In Troy, the Great Miami River is expected to crest at 13.6 feet Sunday, and in Dayton, the river is expected to crest, also Sunday, at 32.2 feet. And in Middletown, the Great Miami River is expected to crest at 12.4 feet Sunday.
The Stillwater River in Englewood is expected to crest Monday at 33.6 feet.
When the river does crest, here are the areas that will see flooding, according to the National Weather Service.
ENGLEWOOD (Stillwater River)
DAYTON (Great Miami River)
SIDNEY (Great Miami River)
Published: Sunday, February 25, 2018 @ 6:50 AM
Updated: Sunday, February 25, 2018 @ 7:17 AM
SPRINGFIELD TWP. — Two donkeys were rescued early Sunday after being stuck in a flooded field in four feet of water.
Springfield Twp. Fire Department was dispatched around 5:20 a.m. to the 3600 block of Lower Valley Pike to a report of of the donkeys stuck in a field with water up to their necks, according to scanner traffic.
Animal rescuers also were called to the scene with additional personnel requested at 5:45 a.m.
A fence was cut and rescue workers walked the donkeys to the road, according to Clark County dispatch.
The donkeys were not injured but the smaller donkey was restless due to swimming, dispatch said.
The smaller donkey, Poncho, reportedly rested its head on the larger donkey, Eddie, to help keep its head above water.
It is not known how long they were in the water or who their owners are.
A neighbor took them in their care following the rescue.
Lower Valley Pike was reportedly flooded at the time.
Published: Sunday, February 25, 2018 @ 1:50 PM
— The rain may be over, but rivers remain in flood stage and some area roadways are closed due to high water, including Lower Valley Pike near state Route 4 in Clark County.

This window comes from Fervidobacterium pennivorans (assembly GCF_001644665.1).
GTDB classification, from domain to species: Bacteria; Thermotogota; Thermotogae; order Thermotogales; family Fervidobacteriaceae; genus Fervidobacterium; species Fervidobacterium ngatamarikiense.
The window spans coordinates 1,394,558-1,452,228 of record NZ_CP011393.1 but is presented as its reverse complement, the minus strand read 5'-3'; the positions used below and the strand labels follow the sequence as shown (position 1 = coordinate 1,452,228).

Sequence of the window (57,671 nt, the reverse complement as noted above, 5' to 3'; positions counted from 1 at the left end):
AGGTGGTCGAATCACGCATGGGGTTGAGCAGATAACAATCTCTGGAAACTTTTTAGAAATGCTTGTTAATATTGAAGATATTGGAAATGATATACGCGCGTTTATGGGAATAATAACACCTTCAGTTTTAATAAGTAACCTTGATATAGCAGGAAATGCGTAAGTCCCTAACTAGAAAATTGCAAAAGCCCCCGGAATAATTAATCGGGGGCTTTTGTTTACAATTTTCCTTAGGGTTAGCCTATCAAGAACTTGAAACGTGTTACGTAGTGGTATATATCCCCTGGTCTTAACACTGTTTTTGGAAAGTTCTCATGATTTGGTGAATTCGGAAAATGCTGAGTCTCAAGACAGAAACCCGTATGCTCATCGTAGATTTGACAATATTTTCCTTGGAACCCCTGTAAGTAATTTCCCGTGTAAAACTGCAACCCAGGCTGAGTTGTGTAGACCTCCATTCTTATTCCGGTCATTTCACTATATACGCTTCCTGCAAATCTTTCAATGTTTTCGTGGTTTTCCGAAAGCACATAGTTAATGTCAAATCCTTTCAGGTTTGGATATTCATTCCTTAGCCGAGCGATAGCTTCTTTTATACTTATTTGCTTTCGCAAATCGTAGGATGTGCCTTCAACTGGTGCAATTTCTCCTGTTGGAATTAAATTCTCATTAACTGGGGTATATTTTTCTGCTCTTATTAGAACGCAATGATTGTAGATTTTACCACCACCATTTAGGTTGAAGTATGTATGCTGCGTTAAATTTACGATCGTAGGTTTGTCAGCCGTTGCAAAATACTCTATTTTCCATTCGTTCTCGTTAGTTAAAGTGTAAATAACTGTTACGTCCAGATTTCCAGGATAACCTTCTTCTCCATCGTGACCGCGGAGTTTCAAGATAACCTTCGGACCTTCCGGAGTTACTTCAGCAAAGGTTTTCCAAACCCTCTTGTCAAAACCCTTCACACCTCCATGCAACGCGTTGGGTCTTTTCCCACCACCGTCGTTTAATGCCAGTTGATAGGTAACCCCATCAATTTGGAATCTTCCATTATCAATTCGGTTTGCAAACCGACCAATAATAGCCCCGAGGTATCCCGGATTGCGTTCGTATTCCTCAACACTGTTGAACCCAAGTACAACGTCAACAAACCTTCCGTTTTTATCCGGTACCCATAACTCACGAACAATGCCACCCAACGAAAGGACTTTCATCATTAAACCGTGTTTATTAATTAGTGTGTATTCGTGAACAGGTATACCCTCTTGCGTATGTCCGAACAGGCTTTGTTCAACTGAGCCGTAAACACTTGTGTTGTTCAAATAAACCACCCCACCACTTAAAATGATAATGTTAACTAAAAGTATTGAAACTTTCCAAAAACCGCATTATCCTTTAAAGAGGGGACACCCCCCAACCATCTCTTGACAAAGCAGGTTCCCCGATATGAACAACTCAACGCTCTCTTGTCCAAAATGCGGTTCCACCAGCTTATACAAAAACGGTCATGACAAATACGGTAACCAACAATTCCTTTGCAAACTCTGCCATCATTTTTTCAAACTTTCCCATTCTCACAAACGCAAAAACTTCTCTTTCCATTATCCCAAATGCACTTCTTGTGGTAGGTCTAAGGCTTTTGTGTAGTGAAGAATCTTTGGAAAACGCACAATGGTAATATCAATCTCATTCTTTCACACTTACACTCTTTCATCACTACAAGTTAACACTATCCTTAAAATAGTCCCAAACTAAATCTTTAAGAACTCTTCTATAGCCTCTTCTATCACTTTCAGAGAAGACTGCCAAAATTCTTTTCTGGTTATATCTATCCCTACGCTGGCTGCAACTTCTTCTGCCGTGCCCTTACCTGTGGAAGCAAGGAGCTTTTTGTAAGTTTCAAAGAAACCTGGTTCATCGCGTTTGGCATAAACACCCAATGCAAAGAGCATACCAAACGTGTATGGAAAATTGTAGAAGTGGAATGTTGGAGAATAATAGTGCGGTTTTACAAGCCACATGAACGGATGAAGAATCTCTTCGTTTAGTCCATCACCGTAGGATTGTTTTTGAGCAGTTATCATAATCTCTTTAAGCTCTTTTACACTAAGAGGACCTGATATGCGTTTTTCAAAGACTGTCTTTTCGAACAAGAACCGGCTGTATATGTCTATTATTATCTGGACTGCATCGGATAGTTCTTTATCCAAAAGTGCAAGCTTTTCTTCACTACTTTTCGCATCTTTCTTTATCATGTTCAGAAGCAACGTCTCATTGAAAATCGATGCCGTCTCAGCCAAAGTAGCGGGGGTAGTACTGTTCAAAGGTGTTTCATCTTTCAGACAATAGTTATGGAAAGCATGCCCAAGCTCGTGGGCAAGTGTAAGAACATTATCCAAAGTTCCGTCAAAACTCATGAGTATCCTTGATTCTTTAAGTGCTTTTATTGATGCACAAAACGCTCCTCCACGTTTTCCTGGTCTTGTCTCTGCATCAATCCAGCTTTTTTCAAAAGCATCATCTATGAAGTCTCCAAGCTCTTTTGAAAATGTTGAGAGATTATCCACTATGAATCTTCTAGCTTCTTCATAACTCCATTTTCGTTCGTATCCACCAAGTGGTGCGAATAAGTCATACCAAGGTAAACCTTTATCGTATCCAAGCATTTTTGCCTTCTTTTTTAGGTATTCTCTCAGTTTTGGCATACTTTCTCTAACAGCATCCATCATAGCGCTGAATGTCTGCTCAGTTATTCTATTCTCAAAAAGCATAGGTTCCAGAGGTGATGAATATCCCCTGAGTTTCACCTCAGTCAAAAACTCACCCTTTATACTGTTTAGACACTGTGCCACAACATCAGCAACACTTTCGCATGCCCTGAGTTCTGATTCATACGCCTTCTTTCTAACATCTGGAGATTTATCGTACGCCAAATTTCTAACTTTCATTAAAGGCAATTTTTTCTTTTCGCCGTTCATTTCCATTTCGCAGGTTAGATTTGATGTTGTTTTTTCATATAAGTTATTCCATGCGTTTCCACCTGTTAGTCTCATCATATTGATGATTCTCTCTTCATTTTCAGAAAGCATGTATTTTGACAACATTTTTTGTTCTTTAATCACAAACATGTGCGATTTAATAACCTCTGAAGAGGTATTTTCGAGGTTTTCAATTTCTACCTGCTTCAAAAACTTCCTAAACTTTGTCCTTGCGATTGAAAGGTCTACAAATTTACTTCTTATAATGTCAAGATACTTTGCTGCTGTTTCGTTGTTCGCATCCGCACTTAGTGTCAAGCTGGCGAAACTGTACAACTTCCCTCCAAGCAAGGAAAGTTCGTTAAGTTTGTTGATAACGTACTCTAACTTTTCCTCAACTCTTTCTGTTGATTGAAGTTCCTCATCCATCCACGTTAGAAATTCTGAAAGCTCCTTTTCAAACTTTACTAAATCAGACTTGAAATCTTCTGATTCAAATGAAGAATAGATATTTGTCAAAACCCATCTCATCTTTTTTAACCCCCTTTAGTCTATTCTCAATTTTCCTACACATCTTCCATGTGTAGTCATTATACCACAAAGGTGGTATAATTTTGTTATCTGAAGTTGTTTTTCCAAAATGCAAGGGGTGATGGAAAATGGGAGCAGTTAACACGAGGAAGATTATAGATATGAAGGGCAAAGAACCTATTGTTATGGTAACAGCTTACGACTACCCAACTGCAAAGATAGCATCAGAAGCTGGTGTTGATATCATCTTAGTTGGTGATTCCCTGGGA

Dayton set a record with 1.84 inches of rain on Saturday, which broke the old record for daily rainfall of 1.63 inches set in 2016. However, the most rainfall reported in the region was 2.07 inches in Fairfield in Butler County.
How much did your area see? Following are 24-hour rainfall totals reported in inches as of 12:26 p.m. today by the National Weather Service.
2.07, Fairfield, Butler County
2.05, Eaton, Preble County
1.87, New Lebanon, Montgomery County
1.74, Kettering, Montgomery County
1.73, Centerville, Montgomery County
1.64 Vandalia, Montgomery County
1.6, Tipp City, Miami County
1.44, Botkins, Shelby County
1.25, Pleasant Hill, Miami County
Published: Sunday, February 25, 2018 @ 4:52 AM
Updated: Sunday, February 25, 2018 @ 2:20 PM
— Partly cloudy skies are expected this afternoon. It will be dry with highs in the upper 40s. Some spots may get into the lower 50s. It also will be breezy with winds gusting over 25 mph at times, Storm Center 7 Meteorologist Brett Collar said.
Tonight: A dry and cool night is expected. Temperatures will drop into the middle 30s.
Monday: Mostly sunny skies are expected with highs in the lower to middle 50s.
Tuesday: We get back into the upper 50s with mostly sunny skies.
Wednesday: The chance for rain returns in the afternoon and evening. Highs will be in the upper 50s.